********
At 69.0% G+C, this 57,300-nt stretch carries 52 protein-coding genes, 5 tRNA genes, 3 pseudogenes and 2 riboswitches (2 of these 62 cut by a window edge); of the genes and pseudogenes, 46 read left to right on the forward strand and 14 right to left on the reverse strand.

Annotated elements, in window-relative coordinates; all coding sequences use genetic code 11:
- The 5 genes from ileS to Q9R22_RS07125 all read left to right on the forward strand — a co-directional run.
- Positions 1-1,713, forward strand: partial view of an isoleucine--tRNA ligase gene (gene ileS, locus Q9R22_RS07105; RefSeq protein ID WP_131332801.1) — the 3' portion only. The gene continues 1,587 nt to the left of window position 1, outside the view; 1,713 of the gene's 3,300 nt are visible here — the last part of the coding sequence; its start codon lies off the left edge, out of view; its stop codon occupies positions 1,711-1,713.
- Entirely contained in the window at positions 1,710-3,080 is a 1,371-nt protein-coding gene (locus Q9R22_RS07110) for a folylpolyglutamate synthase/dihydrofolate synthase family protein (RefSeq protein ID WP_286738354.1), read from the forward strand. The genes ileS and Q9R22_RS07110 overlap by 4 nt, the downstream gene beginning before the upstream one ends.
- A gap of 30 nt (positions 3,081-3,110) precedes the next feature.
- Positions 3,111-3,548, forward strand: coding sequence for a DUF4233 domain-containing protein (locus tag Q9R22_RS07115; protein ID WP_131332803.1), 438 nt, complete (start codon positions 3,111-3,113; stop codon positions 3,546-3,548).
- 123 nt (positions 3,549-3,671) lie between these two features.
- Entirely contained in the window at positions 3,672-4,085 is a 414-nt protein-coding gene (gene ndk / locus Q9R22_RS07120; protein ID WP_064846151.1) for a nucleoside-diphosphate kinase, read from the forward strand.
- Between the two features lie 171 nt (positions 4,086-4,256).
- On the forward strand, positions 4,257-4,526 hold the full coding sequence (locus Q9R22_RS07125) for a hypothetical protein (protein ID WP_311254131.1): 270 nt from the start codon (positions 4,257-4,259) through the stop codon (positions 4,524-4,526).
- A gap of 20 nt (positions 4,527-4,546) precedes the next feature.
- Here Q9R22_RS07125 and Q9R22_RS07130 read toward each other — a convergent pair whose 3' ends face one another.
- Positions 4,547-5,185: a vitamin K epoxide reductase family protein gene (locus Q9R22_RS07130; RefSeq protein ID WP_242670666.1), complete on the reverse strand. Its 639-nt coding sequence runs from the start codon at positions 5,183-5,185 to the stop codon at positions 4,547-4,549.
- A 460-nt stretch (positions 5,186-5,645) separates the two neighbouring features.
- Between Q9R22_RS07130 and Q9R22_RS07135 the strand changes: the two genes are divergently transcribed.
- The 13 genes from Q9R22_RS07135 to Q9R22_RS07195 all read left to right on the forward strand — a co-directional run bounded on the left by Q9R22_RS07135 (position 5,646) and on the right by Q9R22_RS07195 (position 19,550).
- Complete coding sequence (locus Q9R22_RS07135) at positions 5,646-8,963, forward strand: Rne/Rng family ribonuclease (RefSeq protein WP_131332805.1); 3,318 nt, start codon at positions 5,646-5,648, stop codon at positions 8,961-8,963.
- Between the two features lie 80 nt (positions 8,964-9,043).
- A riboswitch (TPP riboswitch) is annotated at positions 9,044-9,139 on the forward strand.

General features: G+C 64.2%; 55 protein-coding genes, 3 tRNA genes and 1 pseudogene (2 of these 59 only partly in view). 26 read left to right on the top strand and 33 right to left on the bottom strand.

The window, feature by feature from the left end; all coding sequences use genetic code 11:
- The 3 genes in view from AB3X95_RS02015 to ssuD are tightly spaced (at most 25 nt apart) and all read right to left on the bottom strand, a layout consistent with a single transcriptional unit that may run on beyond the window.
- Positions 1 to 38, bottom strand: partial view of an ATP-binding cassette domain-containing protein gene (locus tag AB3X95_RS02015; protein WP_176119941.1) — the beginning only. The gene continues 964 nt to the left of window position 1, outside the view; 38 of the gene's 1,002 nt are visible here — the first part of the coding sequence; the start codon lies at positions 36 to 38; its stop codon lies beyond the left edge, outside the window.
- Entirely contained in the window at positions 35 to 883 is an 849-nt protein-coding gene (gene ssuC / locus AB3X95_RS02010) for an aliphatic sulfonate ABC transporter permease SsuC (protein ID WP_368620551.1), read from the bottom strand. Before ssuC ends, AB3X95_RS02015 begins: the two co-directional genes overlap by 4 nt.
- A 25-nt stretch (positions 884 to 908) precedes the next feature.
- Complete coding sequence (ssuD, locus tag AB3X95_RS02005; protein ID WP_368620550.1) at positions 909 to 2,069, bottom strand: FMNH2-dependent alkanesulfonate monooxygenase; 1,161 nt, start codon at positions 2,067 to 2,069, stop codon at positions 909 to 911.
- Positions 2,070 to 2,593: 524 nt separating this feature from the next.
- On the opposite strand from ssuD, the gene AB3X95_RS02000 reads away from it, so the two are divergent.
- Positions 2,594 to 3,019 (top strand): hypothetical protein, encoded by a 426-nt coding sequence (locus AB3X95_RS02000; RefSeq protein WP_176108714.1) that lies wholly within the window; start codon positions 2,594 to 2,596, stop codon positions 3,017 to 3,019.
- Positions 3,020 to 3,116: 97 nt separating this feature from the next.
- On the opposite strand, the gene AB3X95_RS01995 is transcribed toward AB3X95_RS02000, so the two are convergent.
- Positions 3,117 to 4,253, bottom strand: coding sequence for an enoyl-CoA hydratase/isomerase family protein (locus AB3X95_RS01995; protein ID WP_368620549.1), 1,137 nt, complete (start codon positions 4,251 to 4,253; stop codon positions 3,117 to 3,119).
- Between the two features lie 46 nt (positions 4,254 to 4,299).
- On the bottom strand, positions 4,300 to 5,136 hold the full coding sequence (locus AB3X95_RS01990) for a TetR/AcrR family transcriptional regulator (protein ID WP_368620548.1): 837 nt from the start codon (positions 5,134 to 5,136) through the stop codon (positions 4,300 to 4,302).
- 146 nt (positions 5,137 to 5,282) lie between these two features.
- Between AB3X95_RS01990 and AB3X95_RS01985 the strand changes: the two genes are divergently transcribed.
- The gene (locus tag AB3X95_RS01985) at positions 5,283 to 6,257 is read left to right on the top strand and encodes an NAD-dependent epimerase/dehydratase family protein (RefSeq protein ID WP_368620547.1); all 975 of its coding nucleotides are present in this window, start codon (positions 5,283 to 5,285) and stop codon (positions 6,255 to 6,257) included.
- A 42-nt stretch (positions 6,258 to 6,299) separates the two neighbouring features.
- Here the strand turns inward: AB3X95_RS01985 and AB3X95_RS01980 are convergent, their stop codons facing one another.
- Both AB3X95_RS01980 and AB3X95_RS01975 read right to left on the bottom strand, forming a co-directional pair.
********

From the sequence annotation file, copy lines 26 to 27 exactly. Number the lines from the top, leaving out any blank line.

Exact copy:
- A 25-nt stretch (positions 884 to 908) precedes the next feature.
- Complete coding sequence (ssuD, locus tag AB3X95_RS02005; protein ID WP_368620550.1) at positions 909 to 2,069, bottom strand: FMNH2-dependent alkanesulfonate monooxygenase; 1,161 nt, start codon at positions 2,067 to 2,069, stop codon at positions 909 to 911.